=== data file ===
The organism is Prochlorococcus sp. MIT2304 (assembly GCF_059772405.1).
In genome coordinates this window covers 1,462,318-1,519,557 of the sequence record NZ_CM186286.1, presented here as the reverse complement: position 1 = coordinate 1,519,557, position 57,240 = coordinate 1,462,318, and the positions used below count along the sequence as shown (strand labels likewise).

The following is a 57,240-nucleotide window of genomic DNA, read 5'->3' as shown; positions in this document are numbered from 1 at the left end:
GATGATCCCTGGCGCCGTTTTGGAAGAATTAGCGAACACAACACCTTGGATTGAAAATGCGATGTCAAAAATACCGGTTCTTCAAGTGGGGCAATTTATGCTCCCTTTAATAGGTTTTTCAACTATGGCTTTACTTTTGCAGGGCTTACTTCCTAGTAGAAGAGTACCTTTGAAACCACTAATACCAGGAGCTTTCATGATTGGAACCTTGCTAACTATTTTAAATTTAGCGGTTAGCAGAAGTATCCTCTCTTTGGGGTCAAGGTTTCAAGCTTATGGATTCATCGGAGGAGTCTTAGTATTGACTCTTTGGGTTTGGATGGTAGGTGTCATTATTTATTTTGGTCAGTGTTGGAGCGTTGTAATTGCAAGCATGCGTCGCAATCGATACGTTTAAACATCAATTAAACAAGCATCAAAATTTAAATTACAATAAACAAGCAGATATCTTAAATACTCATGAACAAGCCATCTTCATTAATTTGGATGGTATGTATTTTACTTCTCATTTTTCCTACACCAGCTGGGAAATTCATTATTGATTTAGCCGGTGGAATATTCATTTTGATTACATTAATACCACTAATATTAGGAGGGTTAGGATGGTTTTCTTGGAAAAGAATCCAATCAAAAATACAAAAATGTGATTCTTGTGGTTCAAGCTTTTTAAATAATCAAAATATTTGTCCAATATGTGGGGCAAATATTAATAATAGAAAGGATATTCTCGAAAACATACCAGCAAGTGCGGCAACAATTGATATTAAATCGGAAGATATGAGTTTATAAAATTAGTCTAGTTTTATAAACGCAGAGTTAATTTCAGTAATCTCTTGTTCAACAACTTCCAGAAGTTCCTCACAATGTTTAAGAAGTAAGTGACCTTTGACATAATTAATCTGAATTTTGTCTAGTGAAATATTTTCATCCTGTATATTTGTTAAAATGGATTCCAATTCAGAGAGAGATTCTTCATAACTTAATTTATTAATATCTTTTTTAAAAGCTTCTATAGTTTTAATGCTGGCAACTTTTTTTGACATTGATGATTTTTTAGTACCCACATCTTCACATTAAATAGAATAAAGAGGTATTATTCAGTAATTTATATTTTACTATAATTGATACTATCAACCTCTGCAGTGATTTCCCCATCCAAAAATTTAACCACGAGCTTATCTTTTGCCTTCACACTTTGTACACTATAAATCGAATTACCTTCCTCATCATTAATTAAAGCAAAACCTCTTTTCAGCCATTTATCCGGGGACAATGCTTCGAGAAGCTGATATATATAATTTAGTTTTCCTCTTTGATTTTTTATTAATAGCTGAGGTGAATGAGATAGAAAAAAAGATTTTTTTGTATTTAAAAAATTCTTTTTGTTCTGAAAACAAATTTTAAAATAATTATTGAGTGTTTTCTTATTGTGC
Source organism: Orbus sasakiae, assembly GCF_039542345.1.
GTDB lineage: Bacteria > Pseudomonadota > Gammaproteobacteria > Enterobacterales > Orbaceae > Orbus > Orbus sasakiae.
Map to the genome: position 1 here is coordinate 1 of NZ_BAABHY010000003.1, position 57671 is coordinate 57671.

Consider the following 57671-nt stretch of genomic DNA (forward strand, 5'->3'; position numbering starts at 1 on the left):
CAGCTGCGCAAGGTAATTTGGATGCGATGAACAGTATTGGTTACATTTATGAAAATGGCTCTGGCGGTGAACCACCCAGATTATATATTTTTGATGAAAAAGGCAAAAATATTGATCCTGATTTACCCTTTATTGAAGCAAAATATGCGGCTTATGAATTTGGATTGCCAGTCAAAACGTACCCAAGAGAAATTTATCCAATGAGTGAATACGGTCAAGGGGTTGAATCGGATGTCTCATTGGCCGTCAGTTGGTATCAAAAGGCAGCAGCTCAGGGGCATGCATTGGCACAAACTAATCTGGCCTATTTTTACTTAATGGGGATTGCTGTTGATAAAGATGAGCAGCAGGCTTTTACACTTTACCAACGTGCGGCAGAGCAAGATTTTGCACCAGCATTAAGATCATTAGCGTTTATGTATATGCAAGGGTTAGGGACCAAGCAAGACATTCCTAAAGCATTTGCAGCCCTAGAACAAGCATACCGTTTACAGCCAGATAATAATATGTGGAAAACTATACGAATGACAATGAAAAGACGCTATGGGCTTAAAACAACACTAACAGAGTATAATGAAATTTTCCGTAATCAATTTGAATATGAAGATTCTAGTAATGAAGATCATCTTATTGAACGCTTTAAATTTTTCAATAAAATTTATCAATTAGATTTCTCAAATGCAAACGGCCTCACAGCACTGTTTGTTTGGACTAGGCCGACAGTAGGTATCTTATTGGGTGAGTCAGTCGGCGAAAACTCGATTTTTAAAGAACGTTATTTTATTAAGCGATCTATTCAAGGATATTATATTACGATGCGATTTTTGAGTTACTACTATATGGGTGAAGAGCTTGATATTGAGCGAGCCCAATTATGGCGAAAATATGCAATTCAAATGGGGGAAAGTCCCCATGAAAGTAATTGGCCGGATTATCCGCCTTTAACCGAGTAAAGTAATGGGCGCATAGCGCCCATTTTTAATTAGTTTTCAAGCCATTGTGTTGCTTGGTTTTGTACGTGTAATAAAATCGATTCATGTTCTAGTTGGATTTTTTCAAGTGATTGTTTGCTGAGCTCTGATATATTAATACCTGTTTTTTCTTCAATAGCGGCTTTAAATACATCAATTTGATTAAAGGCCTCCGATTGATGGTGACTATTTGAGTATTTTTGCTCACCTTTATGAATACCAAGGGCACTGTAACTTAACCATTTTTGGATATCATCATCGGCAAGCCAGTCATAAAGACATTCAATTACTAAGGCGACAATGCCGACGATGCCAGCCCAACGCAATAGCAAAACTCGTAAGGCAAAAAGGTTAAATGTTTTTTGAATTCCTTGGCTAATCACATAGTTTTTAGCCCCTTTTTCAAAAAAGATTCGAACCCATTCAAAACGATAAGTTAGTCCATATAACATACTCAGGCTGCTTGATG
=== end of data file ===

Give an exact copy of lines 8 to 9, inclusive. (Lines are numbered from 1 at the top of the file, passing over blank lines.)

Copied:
Consider the following 57671-nt stretch of genomic DNA (forward strand, 5'->3'; position numbering starts at 1 on the left):
CAGCTGCGCAAGGTAATTTGGATGCGATGAACAGTATTGGTTACATTTATGAAAATGGCTCTGGCGGTGAACCACCCAGATTATATATTTTTGATGAAAAAGGCAAAAATATTGATCCTGATTTACCCTTTATTGAAGCAAAATATGCGGCTTATGAATTTGGATTGCCAGTCAAAACGTACCCAAGAGAAATTTATCCAATGAGTGAATACGGTCAAGGGGTTGAATCGGATGTCTCATTGGCCGTCAGTTGGTATCAAAAGGCAGCAGCTCAGGGGCATGCATTGGCACAAACTAATCTGGCCTATTTTTACTTAATGGGGATTGCTGTTGATAAAGATGAGCAGCAGGCTTTTACACTTTACCAACGTGCGGCAGAGCAAGATTTTGCACCAGCATTAAGATCATTAGCGTTTATGTATATGCAAGGGTTAGGGACCAAGCAAGACATTCCTAAAGCATTTGCAGCCCTAGAACAAGCATACCGTTTACAGCCAGATAATAATATGTGGAAAACTATACGAATGACAATGAAAAGACGCTATGGGCTTAAAACAACACTAACAGAGTATAATGAAATTTTCCGTAATCAATTTGAATATGAAGATTCTAGTAATGAAGATCATCTTATTGAACGCTTTAAATTTTTCAATAAAATTTATCAATTAGATTTCTCAAATGCAAACGGCCTCACAGCACTGTTTGTTTGGACTAGGCCGACAGTAGGTATCTTATTGGGTGAGTCAGTCGGCGAAAACTCGATTTTTAAAGAACGTTATTTTATTAAGCGATCTATTCAAGGATATTATATTACGATGCGATTTTTGAGTTACTACTATATGGGTGAAGAGCTTGATATTGAGCGAGCCCAATTATGGCGAAAATATGCAATTCAAATGGGGGAAAGTCCCCATGAAAGTAATTGGCCGGATTATCCGCCTTTAACCGAGTAAAGTAATGGGCGCATAGCGCCCATTTTTAATTAGTTTTCAAGCCATTGTGTTGCTTGGTTTTGTACGTGTAATAAAATCGATTCATGTTCTAGTTGGATTTTTTCAAGTGATTGTTTGCTGAGCTCTGATATATTAATACCTGTTTTTTCTTCAATAGCGGCTTTAAATACATCAATTTGATTAAAGGCCTCCGATTGATGGTGACTATTTGAGTATTTTTGCTCACCTTTATGAATACCAAGGGCACTGTAACTTAACCATTTTTGGATATCATCATCGGCAAGCCAGTCATAAAGACATTCAATTACTAAGGCGACAATGCCGACGATGCCAGCCCAACGCAATAGCAAAACTCGTAAGGCAAAAAGGTTAAATGTTTTTTGAATTCCTTGGCTAATCACATAGTTTTTAGCCCCTTTTTCAAAAAAGATTCGAACCCATTCAAAACGATAAGTTAGTCCATATAACATACTCAGGCTGCTTGATG